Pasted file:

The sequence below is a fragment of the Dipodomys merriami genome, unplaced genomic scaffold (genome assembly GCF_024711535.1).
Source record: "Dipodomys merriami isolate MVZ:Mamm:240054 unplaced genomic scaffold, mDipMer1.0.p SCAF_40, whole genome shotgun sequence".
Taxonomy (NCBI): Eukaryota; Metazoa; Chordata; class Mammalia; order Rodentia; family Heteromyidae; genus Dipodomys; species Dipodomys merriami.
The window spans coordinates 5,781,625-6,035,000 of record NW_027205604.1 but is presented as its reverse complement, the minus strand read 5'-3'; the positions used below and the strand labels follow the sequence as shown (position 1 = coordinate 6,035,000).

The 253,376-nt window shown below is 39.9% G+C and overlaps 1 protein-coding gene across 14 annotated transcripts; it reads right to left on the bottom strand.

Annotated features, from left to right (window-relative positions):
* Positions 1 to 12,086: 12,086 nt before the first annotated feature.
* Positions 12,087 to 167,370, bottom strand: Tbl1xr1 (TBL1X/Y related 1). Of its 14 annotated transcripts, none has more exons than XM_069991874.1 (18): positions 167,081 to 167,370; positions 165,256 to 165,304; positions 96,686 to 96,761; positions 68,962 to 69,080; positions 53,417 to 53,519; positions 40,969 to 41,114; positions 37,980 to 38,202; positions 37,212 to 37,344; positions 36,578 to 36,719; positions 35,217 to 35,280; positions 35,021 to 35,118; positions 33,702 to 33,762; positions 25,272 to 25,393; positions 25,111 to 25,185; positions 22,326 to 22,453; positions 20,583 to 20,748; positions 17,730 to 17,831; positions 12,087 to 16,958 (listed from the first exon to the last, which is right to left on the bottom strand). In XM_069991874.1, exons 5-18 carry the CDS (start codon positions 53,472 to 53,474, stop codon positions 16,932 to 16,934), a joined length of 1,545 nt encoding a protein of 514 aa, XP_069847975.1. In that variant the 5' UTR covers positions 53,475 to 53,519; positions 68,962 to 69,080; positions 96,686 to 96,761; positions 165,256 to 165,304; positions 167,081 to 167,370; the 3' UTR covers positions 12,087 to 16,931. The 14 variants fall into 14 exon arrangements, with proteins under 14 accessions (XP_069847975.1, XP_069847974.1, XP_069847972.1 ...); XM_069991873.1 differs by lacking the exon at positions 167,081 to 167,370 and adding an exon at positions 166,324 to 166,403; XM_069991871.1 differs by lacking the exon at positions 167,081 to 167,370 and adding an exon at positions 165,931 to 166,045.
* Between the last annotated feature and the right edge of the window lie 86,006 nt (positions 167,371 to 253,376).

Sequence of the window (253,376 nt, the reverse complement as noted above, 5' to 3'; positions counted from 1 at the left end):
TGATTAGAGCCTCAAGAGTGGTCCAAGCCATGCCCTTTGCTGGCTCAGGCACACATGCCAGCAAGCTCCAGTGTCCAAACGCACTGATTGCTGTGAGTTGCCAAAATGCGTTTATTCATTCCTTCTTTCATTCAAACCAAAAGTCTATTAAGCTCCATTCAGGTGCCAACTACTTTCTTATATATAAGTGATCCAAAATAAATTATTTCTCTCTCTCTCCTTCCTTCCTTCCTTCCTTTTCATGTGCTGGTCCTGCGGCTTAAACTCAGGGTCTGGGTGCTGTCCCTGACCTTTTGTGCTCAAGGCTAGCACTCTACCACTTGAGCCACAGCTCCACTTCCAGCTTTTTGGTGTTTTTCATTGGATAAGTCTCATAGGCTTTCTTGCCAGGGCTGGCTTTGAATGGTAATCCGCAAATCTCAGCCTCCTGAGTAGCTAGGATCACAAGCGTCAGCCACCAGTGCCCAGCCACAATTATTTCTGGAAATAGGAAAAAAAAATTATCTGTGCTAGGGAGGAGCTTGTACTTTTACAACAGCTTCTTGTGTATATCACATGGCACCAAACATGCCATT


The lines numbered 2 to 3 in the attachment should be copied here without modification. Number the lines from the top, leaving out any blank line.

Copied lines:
Source record: "Dipodomys merriami isolate MVZ:Mamm:240054 unplaced genomic scaffold, mDipMer1.0.p SCAF_40, whole genome shotgun sequence".
Taxonomy (NCBI): Eukaryota; Metazoa; Chordata; class Mammalia; order Rodentia; family Heteromyidae; genus Dipodomys; species Dipodomys merriami.